Introduction: Within the neurosurgical literature on intracranial aneurysms, balloon-assisted coiling (BAC) remains controversial when compared to conventional coiling (CC). The aim of this study was to compare our results with BAC and CC over a 4-year period.
Methods: Daily interventional neuroradiology has been available since March 2004 in our institution. Between March 2004 and February 2008, 275 patients with 357 aneurysms were treated by an endovascular approach, including 174 patients/204 aneurysms treated by CC (group I) and 80 patients/92 aneurysms treated by BAC (group II). The remaining patients were treated with other endovascular techniques. Indications of BAC were as follow: aneurysms with an unfavourable neck/sac ratio and/or a branch arising from the neck (90.2%), unstable coiling catheter (6.5%), and anticipated aneurysm rupture (3.3%). The clinical charts, procedural data, and angiographic results of groups I and II were compared.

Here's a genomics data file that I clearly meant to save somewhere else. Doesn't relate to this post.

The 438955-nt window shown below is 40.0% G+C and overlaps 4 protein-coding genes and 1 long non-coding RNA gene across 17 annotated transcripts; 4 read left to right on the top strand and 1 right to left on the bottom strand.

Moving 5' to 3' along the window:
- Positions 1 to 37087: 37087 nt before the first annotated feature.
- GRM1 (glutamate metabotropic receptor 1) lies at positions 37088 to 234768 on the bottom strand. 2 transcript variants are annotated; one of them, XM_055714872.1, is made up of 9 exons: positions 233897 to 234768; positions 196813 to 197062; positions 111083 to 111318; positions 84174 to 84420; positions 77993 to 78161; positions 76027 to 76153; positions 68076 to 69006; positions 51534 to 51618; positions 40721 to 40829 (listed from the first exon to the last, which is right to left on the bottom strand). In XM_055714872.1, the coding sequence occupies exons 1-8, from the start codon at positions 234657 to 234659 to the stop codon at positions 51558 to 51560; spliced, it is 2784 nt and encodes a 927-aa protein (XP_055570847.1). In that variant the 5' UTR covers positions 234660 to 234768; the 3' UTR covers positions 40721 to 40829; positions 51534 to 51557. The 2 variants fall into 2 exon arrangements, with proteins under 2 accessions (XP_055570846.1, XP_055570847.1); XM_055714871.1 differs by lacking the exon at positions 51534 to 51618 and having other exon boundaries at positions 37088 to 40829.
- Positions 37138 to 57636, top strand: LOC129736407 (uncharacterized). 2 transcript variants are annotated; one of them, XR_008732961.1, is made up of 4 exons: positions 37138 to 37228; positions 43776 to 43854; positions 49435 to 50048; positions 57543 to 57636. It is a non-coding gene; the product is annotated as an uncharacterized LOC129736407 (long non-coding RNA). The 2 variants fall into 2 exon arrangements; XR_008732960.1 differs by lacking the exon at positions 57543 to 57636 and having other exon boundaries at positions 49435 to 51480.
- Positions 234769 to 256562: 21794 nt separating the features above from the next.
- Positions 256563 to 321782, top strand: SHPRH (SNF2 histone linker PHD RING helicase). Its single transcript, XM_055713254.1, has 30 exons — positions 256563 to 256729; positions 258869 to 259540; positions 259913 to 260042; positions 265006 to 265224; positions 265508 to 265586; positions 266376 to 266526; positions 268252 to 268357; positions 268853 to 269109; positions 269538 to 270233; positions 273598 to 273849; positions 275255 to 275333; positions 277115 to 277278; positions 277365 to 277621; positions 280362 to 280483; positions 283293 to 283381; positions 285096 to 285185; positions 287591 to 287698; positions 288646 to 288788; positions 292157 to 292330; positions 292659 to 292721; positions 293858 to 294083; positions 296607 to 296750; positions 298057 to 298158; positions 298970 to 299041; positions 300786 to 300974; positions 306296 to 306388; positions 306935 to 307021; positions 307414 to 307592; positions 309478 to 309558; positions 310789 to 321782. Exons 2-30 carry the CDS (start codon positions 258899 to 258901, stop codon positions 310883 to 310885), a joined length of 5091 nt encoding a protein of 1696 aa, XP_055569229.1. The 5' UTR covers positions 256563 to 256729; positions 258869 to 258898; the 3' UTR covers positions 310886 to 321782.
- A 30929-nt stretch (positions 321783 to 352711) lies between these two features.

Results: BAC was used in 25.8% (92/357) of all embolized aneurysms and it was successful in 83/92 aneurysms (90%). There was no significant difference in the procedure-related morbidity and mortality rates between group I (2.3% and 1.15%, respectively) and group II (2.5% and 1.25%, respectively). Although retreatment was more frequent in group II (13%) than in group I (11%), the difference was not statistically significant (P = 0.8125).
Conclusion: When BAC is used frequently, it is a safe and effective technique that is associated with complication rates comparable to those of CC. Although BAC is not associated with more stable anatomical results, it should be considered as an alternative therapeutic option for the treatment of broad-based intracranial aneurysms.